The One Who Knows

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The One Who Knows

Postby Refugee » Sun Mar 06, 2011 2:57 pm

My enquiry is with regard to the "Water Buffalo" simile (quoted below), from the book "A Tree in the Forest, A Collection of Ajahn Chah's Similes":
Our thinking follows sense objects and pursues them wherever they go. yet not any one of the sense objects is substantial. They are all impermanent, unsatisfactory, and empty. When they arise, observe them and see what happens.

It is like looking after a buffalo in a rice paddy. When someone looks after a buffalo, he lets it walk around freely, but keeps an eye on it. If the buffalo goes near the rice plants, he yells at it and the buffalo backs off. If it dosen't obey, it gets to feel the hard end of the stick. The person watching the buffalo can't doze off either, or he'll get up finding the rice plants all eaten away.

The mind is like the buffalo, and the rice plants are like the sense objects. The one who knows is the owner. When observing the mind, the one who knows notices everything. It sees how the mind is when it follows sense objects, and how it is when it doesn't follow them. When the one who knows observes the mind like this, wisdom will arise. When the mind meets the objects, it'll grab hold, just like the buffalo will bite on a rice plant when it sees one. So wherever the mind goes, you must watch it. When it goes near the rice plants, shout at it. If it will not obey, just give it the stick.

When I read this simile, I take "the one who knows" to simply mean mindfulness or awareness; more like an observing mind rather than a thinking mind that gets distracted by sense objects and chases after them. Can the mind be really "separated" like this? (viz., observing mind - thinking mind).
My practice is simply this: Avoid evil, do good, and purify the mind.
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Re: The One Who Knows

Postby bodom » Sun Mar 06, 2011 3:08 pm

Hi Refugee

You may find this short excerpt helpful:

Like Oil and Water

Enlightenment, liberation, depends on the recognition of the radical separateness of awareness—“the one who knows” as Ajahn Chah would phrase it—and the world of the five khandhas (Sanskrit: skandhas). Having said that, it’s also crucial to note that the phrase “the one who knows” (Pali: buddho) is a colloquialism that has different meanings in different contexts. It can be used at one end of the spectrum to mean “that which cognizes an object,” and at the other end to mean supramundane wisdom. Most often it is used in simple concentration instructions, where the meditator separates awareness from the object and then focuses on the awareness. The separate awareness of full awakening is of a different order altogether.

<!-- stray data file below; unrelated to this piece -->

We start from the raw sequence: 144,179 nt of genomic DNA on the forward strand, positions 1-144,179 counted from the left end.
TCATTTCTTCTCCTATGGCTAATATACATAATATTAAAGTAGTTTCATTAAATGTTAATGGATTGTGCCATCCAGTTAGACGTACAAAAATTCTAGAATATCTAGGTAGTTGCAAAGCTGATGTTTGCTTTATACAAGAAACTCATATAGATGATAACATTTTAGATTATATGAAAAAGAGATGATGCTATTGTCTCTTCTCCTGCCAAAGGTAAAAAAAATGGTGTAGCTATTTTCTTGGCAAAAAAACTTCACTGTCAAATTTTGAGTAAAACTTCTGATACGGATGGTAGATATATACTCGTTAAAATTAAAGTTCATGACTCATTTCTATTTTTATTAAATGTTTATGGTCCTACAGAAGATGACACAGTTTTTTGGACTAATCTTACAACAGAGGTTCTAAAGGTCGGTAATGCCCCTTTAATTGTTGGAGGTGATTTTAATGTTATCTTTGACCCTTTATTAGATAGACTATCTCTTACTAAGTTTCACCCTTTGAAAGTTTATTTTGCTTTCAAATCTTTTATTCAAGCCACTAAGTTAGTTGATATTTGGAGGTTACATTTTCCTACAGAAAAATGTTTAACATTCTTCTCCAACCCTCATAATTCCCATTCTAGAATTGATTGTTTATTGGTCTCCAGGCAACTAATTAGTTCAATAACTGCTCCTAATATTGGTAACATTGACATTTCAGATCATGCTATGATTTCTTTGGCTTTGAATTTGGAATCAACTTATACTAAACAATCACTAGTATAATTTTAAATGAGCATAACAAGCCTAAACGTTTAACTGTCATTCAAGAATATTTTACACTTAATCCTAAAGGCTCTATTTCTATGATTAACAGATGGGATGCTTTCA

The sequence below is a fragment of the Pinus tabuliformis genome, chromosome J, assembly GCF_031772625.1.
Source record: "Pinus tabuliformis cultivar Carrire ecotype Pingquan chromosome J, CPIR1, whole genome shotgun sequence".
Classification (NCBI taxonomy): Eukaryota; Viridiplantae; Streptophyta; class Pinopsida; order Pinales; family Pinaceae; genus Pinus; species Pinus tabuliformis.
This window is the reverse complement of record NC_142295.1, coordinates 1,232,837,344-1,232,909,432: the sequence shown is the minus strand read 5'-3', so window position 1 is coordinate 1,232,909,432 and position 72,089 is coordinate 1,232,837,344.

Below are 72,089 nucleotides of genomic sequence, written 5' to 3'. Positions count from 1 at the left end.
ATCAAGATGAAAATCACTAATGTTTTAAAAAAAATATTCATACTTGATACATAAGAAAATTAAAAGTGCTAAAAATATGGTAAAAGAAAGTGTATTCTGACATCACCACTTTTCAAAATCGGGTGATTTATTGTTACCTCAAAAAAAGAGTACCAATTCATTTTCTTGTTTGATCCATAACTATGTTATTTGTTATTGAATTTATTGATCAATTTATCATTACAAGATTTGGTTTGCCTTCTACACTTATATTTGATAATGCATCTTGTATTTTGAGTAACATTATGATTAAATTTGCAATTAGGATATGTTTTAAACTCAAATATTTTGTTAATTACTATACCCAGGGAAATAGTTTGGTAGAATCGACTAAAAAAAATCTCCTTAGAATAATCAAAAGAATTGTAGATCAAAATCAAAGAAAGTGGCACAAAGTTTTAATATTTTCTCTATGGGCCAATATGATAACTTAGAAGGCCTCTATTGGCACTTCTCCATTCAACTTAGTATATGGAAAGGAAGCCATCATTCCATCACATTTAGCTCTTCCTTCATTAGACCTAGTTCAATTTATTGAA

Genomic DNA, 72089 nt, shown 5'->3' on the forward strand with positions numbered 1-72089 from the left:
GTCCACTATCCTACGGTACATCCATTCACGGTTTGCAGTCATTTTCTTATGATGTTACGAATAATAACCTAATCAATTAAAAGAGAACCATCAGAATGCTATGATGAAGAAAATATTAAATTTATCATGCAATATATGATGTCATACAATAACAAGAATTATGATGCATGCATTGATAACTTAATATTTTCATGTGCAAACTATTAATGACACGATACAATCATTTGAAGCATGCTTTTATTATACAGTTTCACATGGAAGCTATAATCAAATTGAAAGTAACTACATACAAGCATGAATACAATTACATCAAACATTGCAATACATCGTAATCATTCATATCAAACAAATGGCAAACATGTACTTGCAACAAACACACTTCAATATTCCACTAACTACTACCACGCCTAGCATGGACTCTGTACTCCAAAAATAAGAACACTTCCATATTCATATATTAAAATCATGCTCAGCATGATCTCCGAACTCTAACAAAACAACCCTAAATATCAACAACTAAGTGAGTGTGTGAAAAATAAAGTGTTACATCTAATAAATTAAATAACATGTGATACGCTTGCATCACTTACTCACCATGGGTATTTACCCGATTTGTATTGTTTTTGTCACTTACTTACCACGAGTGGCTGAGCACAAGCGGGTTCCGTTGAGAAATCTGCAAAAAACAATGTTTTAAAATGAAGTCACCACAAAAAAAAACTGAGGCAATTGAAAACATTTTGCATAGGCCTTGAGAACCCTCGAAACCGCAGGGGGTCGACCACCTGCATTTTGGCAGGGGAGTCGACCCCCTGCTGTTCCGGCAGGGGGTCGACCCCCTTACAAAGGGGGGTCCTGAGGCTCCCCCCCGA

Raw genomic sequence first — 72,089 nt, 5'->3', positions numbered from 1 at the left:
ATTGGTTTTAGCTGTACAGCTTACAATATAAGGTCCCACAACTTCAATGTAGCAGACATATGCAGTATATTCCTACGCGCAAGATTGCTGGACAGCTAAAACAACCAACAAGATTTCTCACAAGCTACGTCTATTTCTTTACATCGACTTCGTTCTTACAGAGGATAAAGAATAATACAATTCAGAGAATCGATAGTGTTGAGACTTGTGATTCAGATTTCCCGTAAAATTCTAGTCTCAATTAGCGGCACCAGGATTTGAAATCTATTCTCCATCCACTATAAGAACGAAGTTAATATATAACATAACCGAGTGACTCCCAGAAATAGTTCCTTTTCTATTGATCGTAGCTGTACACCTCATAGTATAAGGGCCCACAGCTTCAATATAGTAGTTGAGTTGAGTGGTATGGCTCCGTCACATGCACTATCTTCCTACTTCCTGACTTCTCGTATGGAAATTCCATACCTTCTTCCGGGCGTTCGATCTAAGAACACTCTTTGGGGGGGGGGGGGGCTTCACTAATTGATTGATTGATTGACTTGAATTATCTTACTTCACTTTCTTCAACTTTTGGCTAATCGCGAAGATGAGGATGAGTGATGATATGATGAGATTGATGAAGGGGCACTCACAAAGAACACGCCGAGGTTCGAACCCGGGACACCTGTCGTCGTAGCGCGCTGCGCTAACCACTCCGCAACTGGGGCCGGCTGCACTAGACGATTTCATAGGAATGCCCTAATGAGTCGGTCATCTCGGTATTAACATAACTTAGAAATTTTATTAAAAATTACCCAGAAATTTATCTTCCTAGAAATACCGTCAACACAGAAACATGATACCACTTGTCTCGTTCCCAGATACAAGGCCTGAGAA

A comparable model that Ajahn Chah often used to illus-trate this area is that of the relationship of mindfulness (sati), clear comprehension (sampajañña), and wisdom (pañña) to each other. He would liken these three to the hand, the arm, and the body respectively: sati, like the hand, is simply that which picks things up, or cognizes them; sampajañña, like the arm that enables the hand to reach for the desired objects and move them around, refers to seeing an object in its context and how it relates to its surroundings; pañña, like the life source which is the body, is seeing things in terms of anicca–dukkha–anatta—uncertainty, unsatisfactoriness, and not-self. The hand and the arm have their functions, but without the body they are powerless.

The key is training the heart to rest in these various dimensions of knowing, and not becoming entangled in the khandhas.

"The heart knowing the Dhamma
of ultimate ease
sees for sure that the khandhas
are always stressful.
The Dhamma stays as the Dhamma,
the khandhas stay as the khandhas, that’s all."

~ Ajahn Mun, The Ballad of Liberation from the Five Khandhas

(translated by Thanissaro Bhikkhu)


The relationship of this quality of awareness to the conditioned realm is embodied in Ajahn Chah’s analogy of oil and water, an image he used very often.

"This is the way it is. You detach. You let go. Whenever there is any feeling of clinging, we detach from it, because we know that that very feeling is just as it is. It didn’t come along especially to annoy us. We might think that it did, but in truth it just is that way. If we start to think and consider it further, that, too, is just as it is. If we let go, then form is merely form, sound is merely sound, odour is merely odour, taste is merely taste, touch is merely touch and the heart is merely the heart. It’s similar to oil and water. If you put the two together in a bottle, they won’t mix because of the difference of their nature…

Oil and water are different in the same way that a wise person and an ignorant person are different. The Buddha lived with form, sound, odor, taste, touch and thought. He was an arahant (Enlightened One), so he turned away from rather than toward these things. He turned away and detached little by little since he understood that the heart is just the heart and thought is just thought. He didn’t confuse and mix them together.